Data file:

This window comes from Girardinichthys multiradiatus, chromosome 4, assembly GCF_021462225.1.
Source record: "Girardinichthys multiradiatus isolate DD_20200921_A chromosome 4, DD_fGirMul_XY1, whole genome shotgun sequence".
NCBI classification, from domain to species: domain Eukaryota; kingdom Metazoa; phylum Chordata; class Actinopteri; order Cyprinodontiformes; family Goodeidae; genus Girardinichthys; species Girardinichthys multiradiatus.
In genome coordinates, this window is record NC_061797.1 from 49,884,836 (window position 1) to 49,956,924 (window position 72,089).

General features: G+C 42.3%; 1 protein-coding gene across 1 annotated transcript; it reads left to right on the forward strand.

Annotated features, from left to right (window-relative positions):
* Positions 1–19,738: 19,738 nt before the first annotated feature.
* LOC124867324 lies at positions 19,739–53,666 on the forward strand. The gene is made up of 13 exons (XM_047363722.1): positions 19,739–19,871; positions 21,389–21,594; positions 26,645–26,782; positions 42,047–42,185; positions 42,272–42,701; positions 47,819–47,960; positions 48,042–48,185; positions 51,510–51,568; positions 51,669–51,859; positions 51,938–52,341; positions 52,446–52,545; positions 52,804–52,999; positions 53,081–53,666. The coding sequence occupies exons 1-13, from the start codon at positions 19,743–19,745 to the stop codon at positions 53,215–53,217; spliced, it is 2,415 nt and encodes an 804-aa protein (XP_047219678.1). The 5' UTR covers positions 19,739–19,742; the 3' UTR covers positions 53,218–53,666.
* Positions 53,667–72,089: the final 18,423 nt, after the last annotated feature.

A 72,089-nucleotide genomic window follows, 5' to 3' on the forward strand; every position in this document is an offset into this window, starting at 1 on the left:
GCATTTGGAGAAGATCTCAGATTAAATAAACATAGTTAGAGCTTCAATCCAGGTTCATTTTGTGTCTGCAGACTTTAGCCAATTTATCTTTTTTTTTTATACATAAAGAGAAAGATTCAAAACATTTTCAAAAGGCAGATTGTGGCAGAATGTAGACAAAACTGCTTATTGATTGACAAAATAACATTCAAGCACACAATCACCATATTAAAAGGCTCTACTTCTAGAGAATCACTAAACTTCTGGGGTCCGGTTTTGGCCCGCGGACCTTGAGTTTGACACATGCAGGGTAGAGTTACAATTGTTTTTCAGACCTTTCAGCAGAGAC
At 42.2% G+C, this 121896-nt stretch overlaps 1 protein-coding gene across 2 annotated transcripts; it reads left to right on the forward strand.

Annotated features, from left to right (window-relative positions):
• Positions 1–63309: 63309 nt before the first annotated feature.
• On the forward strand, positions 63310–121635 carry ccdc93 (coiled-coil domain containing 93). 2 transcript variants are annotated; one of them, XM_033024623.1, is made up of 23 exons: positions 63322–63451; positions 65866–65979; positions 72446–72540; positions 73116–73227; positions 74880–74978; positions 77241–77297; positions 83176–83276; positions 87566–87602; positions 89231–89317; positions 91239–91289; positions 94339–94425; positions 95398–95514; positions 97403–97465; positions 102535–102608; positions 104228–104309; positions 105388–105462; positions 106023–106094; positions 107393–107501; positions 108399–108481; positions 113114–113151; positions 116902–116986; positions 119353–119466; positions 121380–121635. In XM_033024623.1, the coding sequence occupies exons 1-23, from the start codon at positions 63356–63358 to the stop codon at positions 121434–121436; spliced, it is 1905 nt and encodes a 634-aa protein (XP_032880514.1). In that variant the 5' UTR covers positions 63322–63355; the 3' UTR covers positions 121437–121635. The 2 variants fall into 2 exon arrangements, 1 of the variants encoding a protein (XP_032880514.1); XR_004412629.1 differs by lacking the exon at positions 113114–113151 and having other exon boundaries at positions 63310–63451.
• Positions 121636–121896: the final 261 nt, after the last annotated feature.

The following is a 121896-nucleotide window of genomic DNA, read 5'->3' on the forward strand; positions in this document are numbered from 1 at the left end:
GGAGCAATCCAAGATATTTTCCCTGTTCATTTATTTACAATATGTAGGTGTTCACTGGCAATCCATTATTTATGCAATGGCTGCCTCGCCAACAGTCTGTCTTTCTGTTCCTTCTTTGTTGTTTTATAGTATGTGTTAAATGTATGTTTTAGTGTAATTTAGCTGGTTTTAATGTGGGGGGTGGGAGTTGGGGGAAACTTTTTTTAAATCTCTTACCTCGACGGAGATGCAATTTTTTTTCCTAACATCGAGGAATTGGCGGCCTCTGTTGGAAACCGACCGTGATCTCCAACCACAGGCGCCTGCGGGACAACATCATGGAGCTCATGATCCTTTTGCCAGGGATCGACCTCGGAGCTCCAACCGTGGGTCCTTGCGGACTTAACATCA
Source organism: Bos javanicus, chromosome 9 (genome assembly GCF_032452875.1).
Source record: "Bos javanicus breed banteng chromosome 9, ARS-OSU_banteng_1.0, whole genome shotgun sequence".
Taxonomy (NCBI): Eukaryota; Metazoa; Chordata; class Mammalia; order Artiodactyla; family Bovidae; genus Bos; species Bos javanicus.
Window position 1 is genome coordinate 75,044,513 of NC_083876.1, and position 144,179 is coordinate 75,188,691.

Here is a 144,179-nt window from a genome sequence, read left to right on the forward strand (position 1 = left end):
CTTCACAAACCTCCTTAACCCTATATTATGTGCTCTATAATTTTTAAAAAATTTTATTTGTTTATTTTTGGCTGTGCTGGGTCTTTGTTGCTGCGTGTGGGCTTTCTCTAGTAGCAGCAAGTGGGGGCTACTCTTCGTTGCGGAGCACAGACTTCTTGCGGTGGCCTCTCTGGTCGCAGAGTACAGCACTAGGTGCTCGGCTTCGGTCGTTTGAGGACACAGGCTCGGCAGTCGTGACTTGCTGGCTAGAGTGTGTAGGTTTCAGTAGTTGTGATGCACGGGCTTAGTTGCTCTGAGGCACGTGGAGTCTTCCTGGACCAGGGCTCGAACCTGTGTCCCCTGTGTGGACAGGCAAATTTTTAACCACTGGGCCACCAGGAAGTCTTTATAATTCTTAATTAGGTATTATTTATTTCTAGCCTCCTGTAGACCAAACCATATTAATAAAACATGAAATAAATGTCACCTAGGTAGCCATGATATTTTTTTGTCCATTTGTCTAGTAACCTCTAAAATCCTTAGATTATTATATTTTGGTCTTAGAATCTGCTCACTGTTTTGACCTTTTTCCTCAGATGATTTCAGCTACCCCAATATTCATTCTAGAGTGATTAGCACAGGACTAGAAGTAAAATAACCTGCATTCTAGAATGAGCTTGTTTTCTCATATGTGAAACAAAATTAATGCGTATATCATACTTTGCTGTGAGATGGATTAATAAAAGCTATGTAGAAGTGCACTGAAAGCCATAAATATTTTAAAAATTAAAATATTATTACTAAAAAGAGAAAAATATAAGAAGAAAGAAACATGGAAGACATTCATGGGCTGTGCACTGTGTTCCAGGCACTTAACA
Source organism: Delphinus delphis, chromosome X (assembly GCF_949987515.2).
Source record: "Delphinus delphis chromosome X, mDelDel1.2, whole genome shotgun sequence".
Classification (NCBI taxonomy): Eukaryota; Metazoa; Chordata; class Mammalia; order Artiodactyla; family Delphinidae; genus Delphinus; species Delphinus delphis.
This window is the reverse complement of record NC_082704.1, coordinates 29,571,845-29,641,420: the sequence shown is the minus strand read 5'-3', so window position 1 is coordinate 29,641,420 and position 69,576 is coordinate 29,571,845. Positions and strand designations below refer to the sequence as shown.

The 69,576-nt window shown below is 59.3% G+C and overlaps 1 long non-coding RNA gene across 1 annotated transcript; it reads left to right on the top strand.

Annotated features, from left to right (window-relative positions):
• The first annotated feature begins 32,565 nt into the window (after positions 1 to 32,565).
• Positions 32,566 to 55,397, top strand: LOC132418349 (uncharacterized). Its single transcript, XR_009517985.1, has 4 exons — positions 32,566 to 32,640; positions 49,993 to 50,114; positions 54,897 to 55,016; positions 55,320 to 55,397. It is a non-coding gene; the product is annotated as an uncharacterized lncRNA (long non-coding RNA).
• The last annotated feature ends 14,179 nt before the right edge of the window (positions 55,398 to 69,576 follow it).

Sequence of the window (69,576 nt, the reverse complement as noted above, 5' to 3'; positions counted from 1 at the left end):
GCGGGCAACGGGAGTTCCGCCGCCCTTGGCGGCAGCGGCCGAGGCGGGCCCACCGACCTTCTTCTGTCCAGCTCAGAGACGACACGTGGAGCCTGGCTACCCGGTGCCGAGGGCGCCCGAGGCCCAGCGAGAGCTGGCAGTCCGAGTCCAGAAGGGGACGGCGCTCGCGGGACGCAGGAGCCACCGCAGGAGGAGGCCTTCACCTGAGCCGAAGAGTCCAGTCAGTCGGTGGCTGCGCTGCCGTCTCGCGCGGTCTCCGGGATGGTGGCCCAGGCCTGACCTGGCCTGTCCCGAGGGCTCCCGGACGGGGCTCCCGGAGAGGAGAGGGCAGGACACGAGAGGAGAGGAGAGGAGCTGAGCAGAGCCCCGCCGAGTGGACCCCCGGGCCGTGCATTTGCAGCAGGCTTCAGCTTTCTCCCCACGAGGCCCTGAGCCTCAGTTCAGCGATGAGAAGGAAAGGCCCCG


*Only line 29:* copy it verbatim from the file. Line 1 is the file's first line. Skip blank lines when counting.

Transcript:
The 69,576-nt window shown below is 59.3% G+C and overlaps 1 long non-coding RNA gene across 1 annotated transcript; it reads left to right on the top strand.